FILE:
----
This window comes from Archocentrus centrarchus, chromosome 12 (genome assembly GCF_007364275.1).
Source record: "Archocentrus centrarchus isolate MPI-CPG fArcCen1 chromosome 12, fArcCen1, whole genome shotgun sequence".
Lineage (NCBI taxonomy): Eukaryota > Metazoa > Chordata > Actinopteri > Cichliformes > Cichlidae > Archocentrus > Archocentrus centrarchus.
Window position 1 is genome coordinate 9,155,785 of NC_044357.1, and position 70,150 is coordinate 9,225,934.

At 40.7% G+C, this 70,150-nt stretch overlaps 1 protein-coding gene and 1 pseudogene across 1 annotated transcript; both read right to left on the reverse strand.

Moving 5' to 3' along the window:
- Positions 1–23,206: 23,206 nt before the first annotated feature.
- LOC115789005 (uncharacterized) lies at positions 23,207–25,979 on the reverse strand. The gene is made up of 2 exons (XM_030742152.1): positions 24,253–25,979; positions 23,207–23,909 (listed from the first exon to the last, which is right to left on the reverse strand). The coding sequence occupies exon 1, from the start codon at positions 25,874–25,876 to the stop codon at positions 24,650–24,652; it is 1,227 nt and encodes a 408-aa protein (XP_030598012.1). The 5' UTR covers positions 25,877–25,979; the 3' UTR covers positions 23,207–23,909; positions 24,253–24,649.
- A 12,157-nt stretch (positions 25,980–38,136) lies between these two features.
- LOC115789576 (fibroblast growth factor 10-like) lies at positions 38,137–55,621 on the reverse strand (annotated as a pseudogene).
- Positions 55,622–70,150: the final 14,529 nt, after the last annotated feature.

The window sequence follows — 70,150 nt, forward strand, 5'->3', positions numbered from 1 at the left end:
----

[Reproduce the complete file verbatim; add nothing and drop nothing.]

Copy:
This window comes from Archocentrus centrarchus, chromosome 12 (genome assembly GCF_007364275.1).
Source record: "Archocentrus centrarchus isolate MPI-CPG fArcCen1 chromosome 12, fArcCen1, whole genome shotgun sequence".
Lineage (NCBI taxonomy): Eukaryota > Metazoa > Chordata > Actinopteri > Cichliformes > Cichlidae > Archocentrus > Archocentrus centrarchus.
Window position 1 is genome coordinate 9,155,785 of NC_044357.1, and position 70,150 is coordinate 9,225,934.

At 40.7% G+C, this 70,150-nt stretch overlaps 1 protein-coding gene and 1 pseudogene across 1 annotated transcript; both read right to left on the reverse strand.

Moving 5' to 3' along the window:
- Positions 1–23,206: 23,206 nt before the first annotated feature.
- LOC115789005 (uncharacterized) lies at positions 23,207–25,979 on the reverse strand. The gene is made up of 2 exons (XM_030742152.1): positions 24,253–25,979; positions 23,207–23,909 (listed from the first exon to the last, which is right to left on the reverse strand). The coding sequence occupies exon 1, from the start codon at positions 25,874–25,876 to the stop codon at positions 24,650–24,652; it is 1,227 nt and encodes a 408-aa protein (XP_030598012.1). The 5' UTR covers positions 25,877–25,979; the 3' UTR covers positions 23,207–23,909; positions 24,253–24,649.
- A 12,157-nt stretch (positions 25,980–38,136) lies between these two features.
- LOC115789576 (fibroblast growth factor 10-like) lies at positions 38,137–55,621 on the reverse strand (annotated as a pseudogene).
- Positions 55,622–70,150: the final 14,529 nt, after the last annotated feature.

The window sequence follows — 70,150 nt, forward strand, 5'->3', positions numbered from 1 at the left end: